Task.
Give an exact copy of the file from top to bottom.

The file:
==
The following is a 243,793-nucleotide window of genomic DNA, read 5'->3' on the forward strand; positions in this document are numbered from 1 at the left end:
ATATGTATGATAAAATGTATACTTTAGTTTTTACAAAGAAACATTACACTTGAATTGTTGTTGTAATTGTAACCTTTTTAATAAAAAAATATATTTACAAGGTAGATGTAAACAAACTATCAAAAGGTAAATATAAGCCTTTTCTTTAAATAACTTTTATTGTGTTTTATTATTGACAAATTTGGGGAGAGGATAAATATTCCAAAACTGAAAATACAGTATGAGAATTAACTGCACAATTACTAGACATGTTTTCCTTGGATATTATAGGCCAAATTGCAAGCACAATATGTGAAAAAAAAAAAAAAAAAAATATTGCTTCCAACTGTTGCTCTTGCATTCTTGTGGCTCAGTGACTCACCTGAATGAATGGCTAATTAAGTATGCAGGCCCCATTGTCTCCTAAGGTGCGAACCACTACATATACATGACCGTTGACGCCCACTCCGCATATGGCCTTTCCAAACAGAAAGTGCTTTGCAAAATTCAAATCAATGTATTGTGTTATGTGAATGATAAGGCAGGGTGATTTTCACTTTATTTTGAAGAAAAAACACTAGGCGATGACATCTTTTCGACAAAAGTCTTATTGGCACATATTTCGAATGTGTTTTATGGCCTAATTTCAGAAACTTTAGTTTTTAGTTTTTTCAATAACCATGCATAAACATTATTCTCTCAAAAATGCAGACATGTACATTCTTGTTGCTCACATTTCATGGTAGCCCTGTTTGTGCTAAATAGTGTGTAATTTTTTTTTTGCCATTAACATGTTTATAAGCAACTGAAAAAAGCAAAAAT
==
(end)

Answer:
The following is a 243,793-nucleotide window of genomic DNA, read 5'->3' on the forward strand; positions in this document are numbered from 1 at the left end:
ATATGTATGATAAAATGTATACTTTAGTTTTTACAAAGAAACATTACACTTGAATTGTTGTTGTAATTGTAACCTTTTTAATAAAAAAATATATTTACAAGGTAGATGTAAACAAACTATCAAAAGGTAAATATAAGCCTTTTCTTTAAATAACTTTTATTGTGTTTTATTATTGACAAATTTGGGGAGAGGATAAATATTCCAAAACTGAAAATACAGTATGAGAATTAACTGCACAATTACTAGACATGTTTTCCTTGGATATTATAGGCCAAATTGCAAGCACAATATGTGAAAAAAAAAAAAAAAAAAATATTGCTTCCAACTGTTGCTCTTGCATTCTTGTGGCTCAGTGACTCACCTGAATGAATGGCTAATTAAGTATGCAGGCCCCATTGTCTCCTAAGGTGCGAACCACTACATATACATGACCGTTGACGCCCACTCCGCATATGGCCTTTCCAAACAGAAAGTGCTTTGCAAAATTCAAATCAATGTATTGTGTTATGTGAATGATAAGGCAGGGTGATTTTCACTTTATTTTGAAGAAAAAACACTAGGCGATGACATCTTTTCGACAAAAGTCTTATTGGCACATATTTCGAATGTGTTTTATGGCCTAATTTCAGAAACTTTAGTTTTTAGTTTTTTCAATAACCATGCATAAACATTATTCTCTCAAAAATGCAGACATGTACATTCTTGTTGCTCACATTTCATGGTAGCCCTGTTTGTGCTAAATAGTGTGTAATTTTTTTTTTGCCATTAACATGTTTATAAGCAACTGAAAAAAGCAAAAAT